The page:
The Approaching Footfall – a poem


There have been several recent deaths that have touched my life.

There is also a nagging encroachment into my life of the signs of my own mortality.

All of which leaves me no choice but to think.

As I struggle to corral my thoughts and set them in some kind of framework. I find that, as with all of the most profound human experiences, it is only poetry that has the strength to carry the weight of the mystery I find myself staring at; prose just cannot do it.

And so I found myself in the small hours of last night crafting a poem that expresses something of what I am feeling at present, and of something that I am holding on to.


The Approaching Footfall

There is flat, focussed footfall,
At the edge of my perception.
Close by, afar?
Impossible to tell.
Yet gaining.

There is no advantage won in running,
Yet nothing lost in standing still.
The meeting, though obscure,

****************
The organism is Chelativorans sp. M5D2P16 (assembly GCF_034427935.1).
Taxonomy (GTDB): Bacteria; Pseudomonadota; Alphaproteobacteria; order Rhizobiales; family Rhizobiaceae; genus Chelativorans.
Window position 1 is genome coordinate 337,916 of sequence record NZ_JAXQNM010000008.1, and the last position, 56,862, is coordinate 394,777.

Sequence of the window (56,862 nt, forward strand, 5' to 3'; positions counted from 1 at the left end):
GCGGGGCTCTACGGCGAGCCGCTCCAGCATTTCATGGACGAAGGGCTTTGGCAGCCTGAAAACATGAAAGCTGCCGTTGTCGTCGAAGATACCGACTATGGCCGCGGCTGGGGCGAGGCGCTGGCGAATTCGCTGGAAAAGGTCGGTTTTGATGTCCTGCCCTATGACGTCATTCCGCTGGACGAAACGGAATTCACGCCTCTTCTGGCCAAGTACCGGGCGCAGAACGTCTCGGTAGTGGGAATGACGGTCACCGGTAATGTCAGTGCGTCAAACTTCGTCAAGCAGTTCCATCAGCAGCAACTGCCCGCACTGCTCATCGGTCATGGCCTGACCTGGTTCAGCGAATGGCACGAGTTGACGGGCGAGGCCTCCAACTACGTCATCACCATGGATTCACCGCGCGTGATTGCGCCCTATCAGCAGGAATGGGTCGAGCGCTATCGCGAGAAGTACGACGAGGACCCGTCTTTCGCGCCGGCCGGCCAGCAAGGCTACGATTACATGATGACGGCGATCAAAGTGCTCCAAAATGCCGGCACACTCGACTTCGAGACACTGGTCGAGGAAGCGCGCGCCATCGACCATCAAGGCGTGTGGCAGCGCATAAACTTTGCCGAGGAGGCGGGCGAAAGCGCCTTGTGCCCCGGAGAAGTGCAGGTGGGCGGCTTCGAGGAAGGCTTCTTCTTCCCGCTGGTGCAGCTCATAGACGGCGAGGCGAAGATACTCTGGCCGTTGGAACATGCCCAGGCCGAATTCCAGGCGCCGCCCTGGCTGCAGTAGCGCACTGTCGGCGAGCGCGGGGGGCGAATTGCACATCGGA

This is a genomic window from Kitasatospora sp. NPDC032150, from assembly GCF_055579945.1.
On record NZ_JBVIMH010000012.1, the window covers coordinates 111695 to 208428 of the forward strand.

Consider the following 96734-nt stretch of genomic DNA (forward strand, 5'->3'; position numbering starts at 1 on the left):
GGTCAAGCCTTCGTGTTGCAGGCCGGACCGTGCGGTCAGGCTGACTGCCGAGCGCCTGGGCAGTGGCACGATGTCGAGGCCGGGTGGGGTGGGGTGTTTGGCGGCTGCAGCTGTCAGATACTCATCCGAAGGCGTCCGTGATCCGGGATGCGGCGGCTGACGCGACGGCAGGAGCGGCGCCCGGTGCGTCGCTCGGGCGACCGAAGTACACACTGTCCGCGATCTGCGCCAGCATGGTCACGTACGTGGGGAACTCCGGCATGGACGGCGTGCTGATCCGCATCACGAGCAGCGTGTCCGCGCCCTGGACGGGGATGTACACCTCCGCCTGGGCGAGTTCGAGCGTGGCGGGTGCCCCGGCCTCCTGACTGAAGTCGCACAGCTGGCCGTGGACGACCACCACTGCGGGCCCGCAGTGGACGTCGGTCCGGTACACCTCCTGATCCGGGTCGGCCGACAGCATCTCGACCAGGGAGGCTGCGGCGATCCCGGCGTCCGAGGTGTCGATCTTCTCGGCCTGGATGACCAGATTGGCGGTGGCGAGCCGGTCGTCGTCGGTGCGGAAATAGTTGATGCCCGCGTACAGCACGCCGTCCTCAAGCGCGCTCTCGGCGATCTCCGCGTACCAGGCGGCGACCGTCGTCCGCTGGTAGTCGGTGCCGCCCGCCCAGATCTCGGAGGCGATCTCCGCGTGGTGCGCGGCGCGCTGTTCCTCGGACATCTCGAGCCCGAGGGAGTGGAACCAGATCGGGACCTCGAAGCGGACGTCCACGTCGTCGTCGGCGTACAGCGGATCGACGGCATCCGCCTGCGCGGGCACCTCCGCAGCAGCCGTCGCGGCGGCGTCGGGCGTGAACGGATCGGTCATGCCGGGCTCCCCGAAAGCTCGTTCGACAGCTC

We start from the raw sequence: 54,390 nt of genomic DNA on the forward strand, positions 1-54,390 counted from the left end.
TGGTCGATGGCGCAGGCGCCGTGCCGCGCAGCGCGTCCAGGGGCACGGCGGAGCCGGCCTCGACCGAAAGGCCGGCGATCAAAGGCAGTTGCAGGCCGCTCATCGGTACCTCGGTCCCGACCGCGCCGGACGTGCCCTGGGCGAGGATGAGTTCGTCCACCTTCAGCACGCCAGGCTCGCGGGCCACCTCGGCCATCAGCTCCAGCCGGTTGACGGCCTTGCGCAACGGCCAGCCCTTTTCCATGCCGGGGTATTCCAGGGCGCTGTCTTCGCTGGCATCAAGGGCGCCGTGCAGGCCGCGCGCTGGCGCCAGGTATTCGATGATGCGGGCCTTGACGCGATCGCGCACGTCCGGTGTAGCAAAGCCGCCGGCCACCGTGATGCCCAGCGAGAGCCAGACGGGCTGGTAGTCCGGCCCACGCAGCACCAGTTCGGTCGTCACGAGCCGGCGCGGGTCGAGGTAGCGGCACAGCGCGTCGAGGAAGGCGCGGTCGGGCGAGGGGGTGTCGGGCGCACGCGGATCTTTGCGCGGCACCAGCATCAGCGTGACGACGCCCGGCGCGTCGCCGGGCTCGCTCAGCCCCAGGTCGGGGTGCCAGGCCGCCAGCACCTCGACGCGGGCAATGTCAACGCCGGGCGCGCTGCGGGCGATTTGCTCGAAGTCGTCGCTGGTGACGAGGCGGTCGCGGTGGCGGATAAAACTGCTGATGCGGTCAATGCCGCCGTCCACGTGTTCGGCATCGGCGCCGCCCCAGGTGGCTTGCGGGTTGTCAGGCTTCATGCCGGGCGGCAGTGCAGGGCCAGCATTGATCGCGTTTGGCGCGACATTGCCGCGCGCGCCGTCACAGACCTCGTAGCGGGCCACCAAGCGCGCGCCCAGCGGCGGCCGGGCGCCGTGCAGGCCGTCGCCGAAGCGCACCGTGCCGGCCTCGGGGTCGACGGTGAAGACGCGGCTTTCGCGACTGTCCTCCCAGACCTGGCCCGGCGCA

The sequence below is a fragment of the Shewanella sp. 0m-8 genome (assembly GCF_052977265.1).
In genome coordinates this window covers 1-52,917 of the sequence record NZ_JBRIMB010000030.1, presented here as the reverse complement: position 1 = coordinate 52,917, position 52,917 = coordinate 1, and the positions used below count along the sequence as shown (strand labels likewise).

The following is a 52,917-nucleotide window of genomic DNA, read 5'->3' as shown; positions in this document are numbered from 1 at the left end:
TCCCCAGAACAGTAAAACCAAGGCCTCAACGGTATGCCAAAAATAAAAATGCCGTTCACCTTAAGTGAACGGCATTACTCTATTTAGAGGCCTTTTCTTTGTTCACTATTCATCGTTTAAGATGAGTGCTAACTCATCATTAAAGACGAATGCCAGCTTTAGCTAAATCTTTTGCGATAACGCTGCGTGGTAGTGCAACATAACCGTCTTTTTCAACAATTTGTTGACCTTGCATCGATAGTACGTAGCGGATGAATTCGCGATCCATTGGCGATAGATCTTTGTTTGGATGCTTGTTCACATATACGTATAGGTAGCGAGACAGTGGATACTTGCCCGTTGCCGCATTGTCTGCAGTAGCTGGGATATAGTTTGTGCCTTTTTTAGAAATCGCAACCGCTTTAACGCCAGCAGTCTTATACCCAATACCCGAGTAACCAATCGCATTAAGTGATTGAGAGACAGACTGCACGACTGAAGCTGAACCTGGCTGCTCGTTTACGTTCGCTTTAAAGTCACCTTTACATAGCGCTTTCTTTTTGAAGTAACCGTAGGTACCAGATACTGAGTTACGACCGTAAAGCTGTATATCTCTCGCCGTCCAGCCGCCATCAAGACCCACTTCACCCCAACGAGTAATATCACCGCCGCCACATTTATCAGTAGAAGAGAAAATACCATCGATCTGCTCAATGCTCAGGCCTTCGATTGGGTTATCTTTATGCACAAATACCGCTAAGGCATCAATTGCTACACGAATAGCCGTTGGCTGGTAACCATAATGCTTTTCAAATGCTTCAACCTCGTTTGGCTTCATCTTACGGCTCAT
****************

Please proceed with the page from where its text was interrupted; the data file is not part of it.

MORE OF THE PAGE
Is fixed inviolate in time.

– And that acceptance made,
The fear is less, the when
And more, the how.

A peaceful passing?
Old and full of years,
A slow decline into the dark abyss;
A live coal that flames,
Then glows,
Then cools,
Then cold extinguished,
Lost to sight.
Or a wild, explosive raging at the dying of the light?

– Do not speak of legacy, that charade,
That myth of lasting worth,
As if a fistful of years,
Would not suffice,
To wipe the greatest from the earth.
The Ozymandian conceit
Is merciless laid bare
– The wind blows,
The sands shift,
No trace remains.
All gone.

-What value then, a life?
If there is a heart,
From which the universe receives its pulse,
And if that heart regards a man,
And scrutes him path and deed and thought
Then only in that heart survives
An estimation, value, worth.

And if that heart were moved so to,
It might recognise itself in dim reflect
And cede that as an offspring child
From which no Father can himself de-turn
But gathers in and shares his life
And suffers not to part again.

Stephen John MARCH the Feast of St Scholastica, 2017